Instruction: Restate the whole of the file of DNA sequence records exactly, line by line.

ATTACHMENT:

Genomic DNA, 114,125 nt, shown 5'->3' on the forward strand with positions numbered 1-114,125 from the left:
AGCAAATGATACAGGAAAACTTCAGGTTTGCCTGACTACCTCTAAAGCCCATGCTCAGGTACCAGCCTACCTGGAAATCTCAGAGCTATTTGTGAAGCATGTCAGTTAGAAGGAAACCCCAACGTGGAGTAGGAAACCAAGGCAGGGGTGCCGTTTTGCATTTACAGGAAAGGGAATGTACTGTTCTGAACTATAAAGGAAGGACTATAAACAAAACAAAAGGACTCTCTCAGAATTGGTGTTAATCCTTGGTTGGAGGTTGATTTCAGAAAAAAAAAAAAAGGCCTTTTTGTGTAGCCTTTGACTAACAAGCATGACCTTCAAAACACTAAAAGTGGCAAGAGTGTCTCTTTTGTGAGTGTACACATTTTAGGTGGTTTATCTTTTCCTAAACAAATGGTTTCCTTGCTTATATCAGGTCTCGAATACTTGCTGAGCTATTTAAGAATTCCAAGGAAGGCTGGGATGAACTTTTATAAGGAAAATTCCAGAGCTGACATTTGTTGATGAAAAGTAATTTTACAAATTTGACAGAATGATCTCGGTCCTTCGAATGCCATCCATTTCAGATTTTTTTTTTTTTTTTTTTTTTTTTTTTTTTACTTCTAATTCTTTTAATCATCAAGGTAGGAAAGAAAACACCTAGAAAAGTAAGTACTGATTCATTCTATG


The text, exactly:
Genomic DNA, 114,125 nt, shown 5'->3' on the forward strand with positions numbered 1-114,125 from the left:
AGCAAATGATACAGGAAAACTTCAGGTTTGCCTGACTACCTCTAAAGCCCATGCTCAGGTACCAGCCTACCTGGAAATCTCAGAGCTATTTGTGAAGCATGTCAGTTAGAAGGAAACCCCAACGTGGAGTAGGAAACCAAGGCAGGGGTGCCGTTTTGCATTTACAGGAAAGGGAATGTACTGTTCTGAACTATAAAGGAAGGACTATAAACAAAACAAAAGGACTCTCTCAGAATTGGTGTTAATCCTTGGTTGGAGGTTGATTTCAGAAAAAAAAAAAAAGGCCTTTTTGTGTAGCCTTTGACTAACAAGCATGACCTTCAAAACACTAAAAGTGGCAAGAGTGTCTCTTTTGTGAGTGTACACATTTTAGGTGGTTTATCTTTTCCTAAACAAATGGTTTCCTTGCTTATATCAGGTCTCGAATACTTGCTGAGCTATTTAAGAATTCCAAGGAAGGCTGGGATGAACTTTTATAAGGAAAATTCCAGAGCTGACATTTGTTGATGAAAAGTAATTTTACAAATTTGACAGAATGATCTCGGTCCTTCGAATGCCATCCATTTCAGATTTTTTTTTTTTTTTTTTTTTTTTTTTTTTTACTTCTAATTCTTTTAATCATCAAGGTAGGAAAGAAAACACCTAGAAAAGTAAGTACTGATTCATTCTATG